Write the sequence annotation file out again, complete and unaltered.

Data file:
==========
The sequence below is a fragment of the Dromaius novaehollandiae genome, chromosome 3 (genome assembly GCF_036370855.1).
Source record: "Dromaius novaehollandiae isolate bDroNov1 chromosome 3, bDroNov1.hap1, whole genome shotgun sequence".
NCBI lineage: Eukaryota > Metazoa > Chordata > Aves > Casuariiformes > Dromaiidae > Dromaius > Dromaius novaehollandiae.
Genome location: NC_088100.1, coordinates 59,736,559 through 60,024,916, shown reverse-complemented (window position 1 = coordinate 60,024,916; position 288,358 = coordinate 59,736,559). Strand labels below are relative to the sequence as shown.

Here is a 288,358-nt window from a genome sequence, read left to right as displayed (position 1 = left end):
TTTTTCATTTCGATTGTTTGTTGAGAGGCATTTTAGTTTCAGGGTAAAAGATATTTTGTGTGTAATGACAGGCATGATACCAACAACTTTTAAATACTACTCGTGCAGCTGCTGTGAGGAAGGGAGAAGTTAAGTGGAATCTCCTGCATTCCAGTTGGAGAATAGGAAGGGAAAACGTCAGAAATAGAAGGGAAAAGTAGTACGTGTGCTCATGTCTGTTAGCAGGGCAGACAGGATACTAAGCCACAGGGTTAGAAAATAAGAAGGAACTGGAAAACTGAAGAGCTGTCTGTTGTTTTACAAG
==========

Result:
The sequence below is a fragment of the Dromaius novaehollandiae genome, chromosome 3 (genome assembly GCF_036370855.1).
Source record: "Dromaius novaehollandiae isolate bDroNov1 chromosome 3, bDroNov1.hap1, whole genome shotgun sequence".
NCBI lineage: Eukaryota > Metazoa > Chordata > Aves > Casuariiformes > Dromaiidae > Dromaius > Dromaius novaehollandiae.
Genome location: NC_088100.1, coordinates 59,736,559 through 60,024,916, shown reverse-complemented (window position 1 = coordinate 60,024,916; position 288,358 = coordinate 59,736,559). Strand labels below are relative to the sequence as shown.

Here is a 288,358-nt window from a genome sequence, read left to right as displayed (position 1 = left end):
TTTTTCATTTCGATTGTTTGTTGAGAGGCATTTTAGTTTCAGGGTAAAAGATATTTTGTGTGTAATGACAGGCATGATACCAACAACTTTTAAATACTACTCGTGCAGCTGCTGTGAGGAAGGGAGAAGTTAAGTGGAATCTCCTGCATTCCAGTTGGAGAATAGGAAGGGAAAACGTCAGAAATAGAAGGGAAAAGTAGTACGTGTGCTCATGTCTGTTAGCAGGGCAGACAGGATACTAAGCCACAGGGTTAGAAAATAAGAAGGAACTGGAAAACTGAAGAGCTGTCTGTTGTTTTACAAG